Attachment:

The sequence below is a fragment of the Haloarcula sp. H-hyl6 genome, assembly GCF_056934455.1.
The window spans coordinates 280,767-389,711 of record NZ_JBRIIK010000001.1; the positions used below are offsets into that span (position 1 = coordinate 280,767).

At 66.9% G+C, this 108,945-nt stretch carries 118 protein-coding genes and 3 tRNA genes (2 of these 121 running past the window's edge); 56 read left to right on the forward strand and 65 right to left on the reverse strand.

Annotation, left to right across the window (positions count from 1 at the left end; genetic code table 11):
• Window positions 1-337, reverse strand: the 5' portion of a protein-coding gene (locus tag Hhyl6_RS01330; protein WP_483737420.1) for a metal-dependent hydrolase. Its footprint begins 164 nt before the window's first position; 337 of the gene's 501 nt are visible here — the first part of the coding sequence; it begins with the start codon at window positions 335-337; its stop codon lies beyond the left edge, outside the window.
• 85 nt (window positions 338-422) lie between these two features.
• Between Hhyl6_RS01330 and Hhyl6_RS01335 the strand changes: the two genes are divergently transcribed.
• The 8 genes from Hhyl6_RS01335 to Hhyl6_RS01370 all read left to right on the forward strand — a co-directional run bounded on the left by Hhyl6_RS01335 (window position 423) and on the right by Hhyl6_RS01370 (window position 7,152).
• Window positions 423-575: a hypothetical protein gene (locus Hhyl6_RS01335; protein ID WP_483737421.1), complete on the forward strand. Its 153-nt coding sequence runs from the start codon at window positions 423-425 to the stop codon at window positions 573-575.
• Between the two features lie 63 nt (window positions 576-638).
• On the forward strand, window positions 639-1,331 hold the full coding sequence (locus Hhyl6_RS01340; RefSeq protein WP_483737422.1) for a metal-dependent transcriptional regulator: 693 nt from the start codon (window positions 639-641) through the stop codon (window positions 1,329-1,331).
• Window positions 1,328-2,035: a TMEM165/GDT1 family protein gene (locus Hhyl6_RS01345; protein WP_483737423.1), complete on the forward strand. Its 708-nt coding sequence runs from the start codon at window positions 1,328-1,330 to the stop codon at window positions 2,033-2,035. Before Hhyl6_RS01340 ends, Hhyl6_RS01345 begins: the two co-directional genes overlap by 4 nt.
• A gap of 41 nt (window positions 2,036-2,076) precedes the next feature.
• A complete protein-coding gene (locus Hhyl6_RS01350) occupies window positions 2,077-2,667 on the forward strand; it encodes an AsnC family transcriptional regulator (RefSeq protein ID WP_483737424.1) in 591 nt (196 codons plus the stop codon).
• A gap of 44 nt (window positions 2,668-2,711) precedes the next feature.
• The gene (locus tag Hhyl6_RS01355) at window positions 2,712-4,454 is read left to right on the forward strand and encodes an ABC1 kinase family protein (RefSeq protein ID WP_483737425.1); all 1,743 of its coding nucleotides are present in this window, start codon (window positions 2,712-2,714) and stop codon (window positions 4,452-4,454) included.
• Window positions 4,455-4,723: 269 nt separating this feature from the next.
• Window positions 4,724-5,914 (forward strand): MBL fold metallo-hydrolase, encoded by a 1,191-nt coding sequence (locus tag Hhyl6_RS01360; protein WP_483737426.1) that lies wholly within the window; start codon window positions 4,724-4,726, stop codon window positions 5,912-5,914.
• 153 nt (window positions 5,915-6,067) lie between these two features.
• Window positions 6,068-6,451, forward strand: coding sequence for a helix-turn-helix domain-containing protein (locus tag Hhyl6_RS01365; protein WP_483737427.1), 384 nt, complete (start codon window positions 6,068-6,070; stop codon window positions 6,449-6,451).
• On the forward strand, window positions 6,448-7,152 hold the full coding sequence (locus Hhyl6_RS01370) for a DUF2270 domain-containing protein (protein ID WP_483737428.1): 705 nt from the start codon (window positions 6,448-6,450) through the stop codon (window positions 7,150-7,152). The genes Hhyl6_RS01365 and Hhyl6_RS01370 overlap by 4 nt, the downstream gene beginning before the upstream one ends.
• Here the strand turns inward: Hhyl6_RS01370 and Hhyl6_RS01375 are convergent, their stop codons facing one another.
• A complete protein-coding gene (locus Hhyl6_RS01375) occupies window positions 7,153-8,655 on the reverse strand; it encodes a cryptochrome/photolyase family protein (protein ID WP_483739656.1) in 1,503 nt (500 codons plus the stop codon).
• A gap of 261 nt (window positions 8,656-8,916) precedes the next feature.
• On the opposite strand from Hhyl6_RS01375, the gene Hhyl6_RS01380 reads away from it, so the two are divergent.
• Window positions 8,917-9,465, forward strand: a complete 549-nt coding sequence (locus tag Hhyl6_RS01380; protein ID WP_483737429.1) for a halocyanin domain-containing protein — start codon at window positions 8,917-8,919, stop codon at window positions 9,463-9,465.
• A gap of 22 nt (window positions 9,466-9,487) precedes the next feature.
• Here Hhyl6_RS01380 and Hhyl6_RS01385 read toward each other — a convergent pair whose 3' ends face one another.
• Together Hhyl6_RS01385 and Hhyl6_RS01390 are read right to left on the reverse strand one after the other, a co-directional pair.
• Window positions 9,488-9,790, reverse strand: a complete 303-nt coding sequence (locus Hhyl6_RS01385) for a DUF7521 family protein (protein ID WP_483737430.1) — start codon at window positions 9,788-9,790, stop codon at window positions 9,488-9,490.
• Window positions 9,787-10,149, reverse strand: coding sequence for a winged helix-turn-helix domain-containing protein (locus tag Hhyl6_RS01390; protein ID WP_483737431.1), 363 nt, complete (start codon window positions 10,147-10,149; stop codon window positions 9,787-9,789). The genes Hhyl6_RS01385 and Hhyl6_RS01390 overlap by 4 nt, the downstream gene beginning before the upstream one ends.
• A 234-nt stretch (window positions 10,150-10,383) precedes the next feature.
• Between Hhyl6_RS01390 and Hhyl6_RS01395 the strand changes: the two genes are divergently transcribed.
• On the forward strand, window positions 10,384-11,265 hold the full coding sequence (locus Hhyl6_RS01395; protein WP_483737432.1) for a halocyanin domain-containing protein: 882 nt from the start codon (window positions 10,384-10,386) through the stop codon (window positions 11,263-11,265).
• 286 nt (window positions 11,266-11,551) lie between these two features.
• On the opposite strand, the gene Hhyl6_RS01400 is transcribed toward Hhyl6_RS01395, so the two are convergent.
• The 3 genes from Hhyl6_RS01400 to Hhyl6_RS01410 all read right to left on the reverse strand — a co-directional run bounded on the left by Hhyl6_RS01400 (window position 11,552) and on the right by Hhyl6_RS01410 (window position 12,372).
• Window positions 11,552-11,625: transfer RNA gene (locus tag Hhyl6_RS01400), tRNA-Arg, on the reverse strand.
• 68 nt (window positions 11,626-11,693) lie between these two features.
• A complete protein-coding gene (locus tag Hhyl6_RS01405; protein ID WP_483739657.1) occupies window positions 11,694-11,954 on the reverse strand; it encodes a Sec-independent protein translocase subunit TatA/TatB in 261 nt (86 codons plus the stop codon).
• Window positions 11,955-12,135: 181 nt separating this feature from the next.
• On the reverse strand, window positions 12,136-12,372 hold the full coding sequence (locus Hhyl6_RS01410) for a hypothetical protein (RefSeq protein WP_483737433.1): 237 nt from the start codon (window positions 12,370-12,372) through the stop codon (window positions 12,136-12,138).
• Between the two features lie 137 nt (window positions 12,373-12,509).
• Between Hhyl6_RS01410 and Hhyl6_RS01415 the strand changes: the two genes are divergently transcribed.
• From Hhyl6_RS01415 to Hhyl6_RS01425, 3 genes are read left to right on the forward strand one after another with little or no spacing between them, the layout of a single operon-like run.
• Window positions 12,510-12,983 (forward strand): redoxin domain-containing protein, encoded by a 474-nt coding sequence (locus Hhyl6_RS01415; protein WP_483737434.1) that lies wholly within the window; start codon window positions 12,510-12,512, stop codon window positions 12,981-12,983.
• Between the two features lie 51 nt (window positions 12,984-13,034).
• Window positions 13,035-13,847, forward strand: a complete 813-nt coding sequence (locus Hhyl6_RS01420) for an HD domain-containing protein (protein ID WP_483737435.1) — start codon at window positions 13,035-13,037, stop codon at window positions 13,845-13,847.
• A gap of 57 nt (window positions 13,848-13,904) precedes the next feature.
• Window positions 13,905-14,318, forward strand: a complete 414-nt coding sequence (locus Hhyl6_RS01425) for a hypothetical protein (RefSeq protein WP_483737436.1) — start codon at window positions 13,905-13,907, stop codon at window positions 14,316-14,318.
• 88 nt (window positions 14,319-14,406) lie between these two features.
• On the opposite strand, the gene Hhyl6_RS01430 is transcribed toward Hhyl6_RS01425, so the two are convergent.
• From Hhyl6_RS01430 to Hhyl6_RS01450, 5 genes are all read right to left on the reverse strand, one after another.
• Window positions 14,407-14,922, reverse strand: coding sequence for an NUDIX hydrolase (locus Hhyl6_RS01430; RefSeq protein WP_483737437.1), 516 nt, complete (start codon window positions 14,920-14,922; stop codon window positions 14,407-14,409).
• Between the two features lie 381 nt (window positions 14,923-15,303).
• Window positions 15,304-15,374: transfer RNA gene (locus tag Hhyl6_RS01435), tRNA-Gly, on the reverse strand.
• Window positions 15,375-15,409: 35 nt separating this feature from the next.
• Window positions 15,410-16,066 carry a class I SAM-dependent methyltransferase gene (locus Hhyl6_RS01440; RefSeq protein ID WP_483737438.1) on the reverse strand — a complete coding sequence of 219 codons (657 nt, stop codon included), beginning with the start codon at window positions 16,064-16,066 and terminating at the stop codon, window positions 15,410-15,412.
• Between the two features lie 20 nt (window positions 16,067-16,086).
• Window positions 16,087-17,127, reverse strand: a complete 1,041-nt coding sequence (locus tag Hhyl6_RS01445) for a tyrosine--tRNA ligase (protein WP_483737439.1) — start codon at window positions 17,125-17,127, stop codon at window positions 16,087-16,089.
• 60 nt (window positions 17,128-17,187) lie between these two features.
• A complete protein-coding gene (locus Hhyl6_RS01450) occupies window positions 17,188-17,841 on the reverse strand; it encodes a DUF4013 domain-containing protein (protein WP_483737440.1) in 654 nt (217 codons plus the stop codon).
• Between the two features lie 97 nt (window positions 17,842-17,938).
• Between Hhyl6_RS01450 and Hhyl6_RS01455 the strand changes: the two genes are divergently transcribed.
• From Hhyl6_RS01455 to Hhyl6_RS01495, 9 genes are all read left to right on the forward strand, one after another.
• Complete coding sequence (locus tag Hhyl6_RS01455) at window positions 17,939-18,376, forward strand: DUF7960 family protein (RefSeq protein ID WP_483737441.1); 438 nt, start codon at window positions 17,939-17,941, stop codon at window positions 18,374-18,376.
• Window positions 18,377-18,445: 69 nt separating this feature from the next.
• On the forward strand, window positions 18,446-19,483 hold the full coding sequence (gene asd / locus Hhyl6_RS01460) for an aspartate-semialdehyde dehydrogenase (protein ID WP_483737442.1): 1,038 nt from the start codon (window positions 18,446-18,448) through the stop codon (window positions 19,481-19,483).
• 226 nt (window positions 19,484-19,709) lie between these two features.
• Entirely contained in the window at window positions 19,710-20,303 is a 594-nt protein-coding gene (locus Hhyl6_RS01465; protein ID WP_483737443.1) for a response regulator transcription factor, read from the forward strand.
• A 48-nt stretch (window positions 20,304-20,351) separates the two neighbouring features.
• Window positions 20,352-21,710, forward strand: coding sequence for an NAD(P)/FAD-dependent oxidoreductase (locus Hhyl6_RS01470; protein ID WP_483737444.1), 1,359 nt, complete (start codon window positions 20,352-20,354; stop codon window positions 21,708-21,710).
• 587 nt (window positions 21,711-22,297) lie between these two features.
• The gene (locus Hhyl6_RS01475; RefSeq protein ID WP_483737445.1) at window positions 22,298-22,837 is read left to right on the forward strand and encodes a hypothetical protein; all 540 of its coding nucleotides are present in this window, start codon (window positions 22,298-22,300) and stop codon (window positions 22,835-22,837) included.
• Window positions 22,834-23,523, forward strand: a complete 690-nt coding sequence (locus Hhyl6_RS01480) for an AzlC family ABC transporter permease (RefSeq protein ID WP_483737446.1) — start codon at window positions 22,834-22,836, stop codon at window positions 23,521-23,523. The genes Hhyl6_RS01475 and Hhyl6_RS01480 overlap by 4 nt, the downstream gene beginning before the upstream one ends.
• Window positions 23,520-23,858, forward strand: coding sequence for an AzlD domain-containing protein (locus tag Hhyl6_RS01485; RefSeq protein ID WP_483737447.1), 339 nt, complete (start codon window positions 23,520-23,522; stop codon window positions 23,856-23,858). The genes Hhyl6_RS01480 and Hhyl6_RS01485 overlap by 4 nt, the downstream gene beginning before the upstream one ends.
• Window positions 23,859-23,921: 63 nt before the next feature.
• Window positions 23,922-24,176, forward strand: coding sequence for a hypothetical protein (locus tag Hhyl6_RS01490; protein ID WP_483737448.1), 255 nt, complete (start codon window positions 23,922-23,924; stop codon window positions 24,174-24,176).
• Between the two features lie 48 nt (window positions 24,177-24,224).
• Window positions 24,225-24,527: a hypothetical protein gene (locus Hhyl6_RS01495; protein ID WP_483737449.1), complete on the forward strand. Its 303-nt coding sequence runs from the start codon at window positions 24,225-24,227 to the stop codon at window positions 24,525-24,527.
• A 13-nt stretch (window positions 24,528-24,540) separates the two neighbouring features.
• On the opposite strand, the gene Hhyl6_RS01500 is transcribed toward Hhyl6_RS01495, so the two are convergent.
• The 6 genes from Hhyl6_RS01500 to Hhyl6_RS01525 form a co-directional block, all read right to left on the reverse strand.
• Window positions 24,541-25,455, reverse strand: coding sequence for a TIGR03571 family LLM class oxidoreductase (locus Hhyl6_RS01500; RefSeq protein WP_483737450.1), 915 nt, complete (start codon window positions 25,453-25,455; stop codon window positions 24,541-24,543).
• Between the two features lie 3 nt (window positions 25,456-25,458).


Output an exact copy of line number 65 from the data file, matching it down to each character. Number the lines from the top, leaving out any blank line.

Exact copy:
• From Hhyl6_RS01455 to Hhyl6_RS01495, 9 genes are all read left to right on the forward strand, one after another.